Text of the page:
Clostridium

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Related to Clostridium spiroforme: Clostridium welchii

Clostridium

 [klo-strid´e-um]
a genus of gram-positive, obligate anaerobic or microaerophilic, spore-forming, rod-shaped bacteria. Several species cause gas gangrene, including C. bifermen´tans, C. histioly´ticum, C. no´vyi, C. perfrin´gens (the most common cause), and C. sep´ticum. Other species are C. botuli´num, the cause of botulism; C. diffi´cile, the cause of antibiotic-associated colitis; and C. te´tani, the cause of tetanus.

clostridium

 [klo-strid´e-um] (pl. clostri´dia) (L.)
any individual of the genus Clostridium.
Miller-Keane Encyclopedia and Dictionary of Medicine, Nursing, and Allied Health, Seventh Edition. © 2003 by Saunders, an imprint of Elsevier, Inc. All rights reserved.

Clostridium

(klos-trid'ē-ŭm),
A genus of anaerobic (or anaerobic, aerotolerant), spore-forming, motile (occasionally nonmotile) bacteria (family Bacillaceae) containing gram-positive rods; motile cells are peritrichous. Many species are saccharolytic and fermentative, producing various acids and gases and variable amounts of neutral products; other species are proteolytic, some attacking proteins with putrefaction or more complete proteolysis. Some species fix free nitrogen. These organisms sometimes produce exotoxins; they are generally found in soil and in the mammalian intestinal tract, where they may cause disease. The type species is Clostridium butyricum.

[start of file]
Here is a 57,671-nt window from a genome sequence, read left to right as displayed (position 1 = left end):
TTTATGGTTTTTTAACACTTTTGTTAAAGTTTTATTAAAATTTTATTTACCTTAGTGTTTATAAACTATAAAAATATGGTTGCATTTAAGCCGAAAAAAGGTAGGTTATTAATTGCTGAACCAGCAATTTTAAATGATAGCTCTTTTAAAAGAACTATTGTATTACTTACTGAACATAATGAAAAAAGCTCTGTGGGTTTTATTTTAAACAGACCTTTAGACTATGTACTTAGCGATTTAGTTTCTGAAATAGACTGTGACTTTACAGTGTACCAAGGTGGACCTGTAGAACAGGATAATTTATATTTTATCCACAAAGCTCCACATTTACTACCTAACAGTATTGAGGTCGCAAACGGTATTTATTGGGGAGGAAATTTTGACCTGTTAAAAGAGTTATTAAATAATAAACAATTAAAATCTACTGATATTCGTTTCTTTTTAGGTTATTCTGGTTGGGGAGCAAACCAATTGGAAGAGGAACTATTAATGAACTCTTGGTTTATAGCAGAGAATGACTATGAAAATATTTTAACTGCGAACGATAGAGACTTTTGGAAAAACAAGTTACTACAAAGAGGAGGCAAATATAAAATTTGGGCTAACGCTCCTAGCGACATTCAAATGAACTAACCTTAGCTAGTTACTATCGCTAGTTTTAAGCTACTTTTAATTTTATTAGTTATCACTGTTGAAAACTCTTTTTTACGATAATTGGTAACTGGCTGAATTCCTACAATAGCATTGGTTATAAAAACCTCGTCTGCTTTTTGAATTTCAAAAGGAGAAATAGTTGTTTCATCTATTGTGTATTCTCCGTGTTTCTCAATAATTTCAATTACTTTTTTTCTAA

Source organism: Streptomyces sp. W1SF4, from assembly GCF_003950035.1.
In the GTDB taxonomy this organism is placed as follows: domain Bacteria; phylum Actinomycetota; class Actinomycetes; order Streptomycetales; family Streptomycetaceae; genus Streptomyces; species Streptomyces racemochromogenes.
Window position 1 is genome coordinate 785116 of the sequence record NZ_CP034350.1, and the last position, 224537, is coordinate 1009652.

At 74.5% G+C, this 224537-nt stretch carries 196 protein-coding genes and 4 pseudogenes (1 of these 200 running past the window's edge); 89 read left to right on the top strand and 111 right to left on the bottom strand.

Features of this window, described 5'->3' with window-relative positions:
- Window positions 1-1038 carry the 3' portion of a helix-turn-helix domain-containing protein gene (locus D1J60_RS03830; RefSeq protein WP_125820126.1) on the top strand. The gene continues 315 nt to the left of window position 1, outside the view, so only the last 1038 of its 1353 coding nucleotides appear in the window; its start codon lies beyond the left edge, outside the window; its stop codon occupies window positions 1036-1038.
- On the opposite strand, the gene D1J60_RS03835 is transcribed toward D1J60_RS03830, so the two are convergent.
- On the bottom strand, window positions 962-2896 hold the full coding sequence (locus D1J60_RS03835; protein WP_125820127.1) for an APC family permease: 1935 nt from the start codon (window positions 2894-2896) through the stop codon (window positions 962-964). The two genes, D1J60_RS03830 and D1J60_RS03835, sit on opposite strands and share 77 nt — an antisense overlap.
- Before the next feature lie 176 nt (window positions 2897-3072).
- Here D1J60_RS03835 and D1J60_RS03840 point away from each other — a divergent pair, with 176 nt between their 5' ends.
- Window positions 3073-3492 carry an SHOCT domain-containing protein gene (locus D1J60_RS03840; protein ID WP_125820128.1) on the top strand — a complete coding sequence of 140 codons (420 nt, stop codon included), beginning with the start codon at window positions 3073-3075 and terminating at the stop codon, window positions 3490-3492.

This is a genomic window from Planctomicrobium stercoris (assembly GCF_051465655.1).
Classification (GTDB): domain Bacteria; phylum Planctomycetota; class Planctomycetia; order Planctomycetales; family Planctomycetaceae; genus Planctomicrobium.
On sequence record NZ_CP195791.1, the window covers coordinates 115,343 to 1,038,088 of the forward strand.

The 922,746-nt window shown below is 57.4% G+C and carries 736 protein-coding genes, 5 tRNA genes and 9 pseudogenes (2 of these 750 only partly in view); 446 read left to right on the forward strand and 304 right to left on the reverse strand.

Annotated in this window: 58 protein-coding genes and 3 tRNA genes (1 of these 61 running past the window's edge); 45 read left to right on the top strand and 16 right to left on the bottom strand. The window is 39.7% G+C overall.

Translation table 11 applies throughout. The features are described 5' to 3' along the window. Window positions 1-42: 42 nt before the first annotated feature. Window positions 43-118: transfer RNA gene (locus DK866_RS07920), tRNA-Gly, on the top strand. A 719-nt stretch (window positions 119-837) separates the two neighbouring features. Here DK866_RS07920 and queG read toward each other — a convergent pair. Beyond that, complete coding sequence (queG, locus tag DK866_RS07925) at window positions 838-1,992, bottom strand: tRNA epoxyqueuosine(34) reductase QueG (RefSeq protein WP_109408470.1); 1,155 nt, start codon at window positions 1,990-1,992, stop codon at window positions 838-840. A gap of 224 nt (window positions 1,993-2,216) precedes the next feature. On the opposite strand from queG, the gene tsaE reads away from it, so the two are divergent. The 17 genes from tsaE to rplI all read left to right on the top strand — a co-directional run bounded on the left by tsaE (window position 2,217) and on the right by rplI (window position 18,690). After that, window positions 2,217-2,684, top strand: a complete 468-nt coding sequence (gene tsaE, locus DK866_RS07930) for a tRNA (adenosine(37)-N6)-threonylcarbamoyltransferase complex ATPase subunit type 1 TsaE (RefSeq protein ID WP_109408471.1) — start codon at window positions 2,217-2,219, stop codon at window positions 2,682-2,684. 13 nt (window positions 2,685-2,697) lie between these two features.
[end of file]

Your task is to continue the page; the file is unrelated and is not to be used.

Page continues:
[G. klōstēr, a spindle]

clos·trid·i·um

, pl.

clos·trid·i·a

(klos-trid'ē-ŭm, -ă),
A vernacular term used to refer to any member of the genus Clostridium.
Farlex Partner Medical Dictionary © Farlex 2012

clostridium

(klŏ-strĭd′ē-əm)
n. pl. clostrid·ia (-ē-ə)
Any of various rod-shaped, spore-forming, chiefly anaerobic bacteria of the genus Clostridium, such as certain nitrogen-fixing species found in soil and those causing botulism and tetanus.

clos·trid′i·al (-əl) adj.
The American Heritage® Medical Dictionary Copyright © 2007, 2004 by Houghton Mifflin Company. Published by Houghton Mifflin Company. All rights reserved.

Clos·trid·i·um

(klos-trid'ē-ŭm)
A genus of anaerobic (or anaerobic, aerotolerant), spore-forming, motile (occasionally nonmotile) bacteria containing gram-positive rods. Exotoxins are sometimes produced by these organisms. They may cause disease in humans and other animals. They are generally found in soil and in the intestinal tract of humans and other animals. The type species is C. butyricum.

clos·trid·i·um

, pl. clostridia (klos-trid'ē-ŭm, -ă)
A vernacular term used to refer to any member of the genus Clostridium.
Medical Dictionary for the Health Professions and Nursing © Farlex 2012

Clostridium,

Any bacterium of the genus Clostridium . These are rod shaped and spore-forming and mostly able to reproduce in the absence of free oxygen (anaerobic). The genus includes Clostridium welchii which causes gas gangrene, Clostridium tetani which causes TETANUS and Clostridium botulinum which causes BOTULISM.
Collins Dictionary of Medicine © Robert M. Youngson 2004, 2005

Clostridium

A genus of deadly bacteria that are responsible for tetanus and other serious diseases, including botulism and gangrene from war wounds. Clostridia thrives without oxygen.
Mentioned in: Tetanus
Gale Encyclopedia of Medicine. Copyright 2008 The Gale Group, Inc. All rights reserved.

Clos·trid·i·um

(klos-trid'ē-ŭm)
Genus of anaerobic, spore-forming, motile bacteria that may cause disease in intestinal tract.
Medical Dictionary for the Dental Professions © Farlex 2012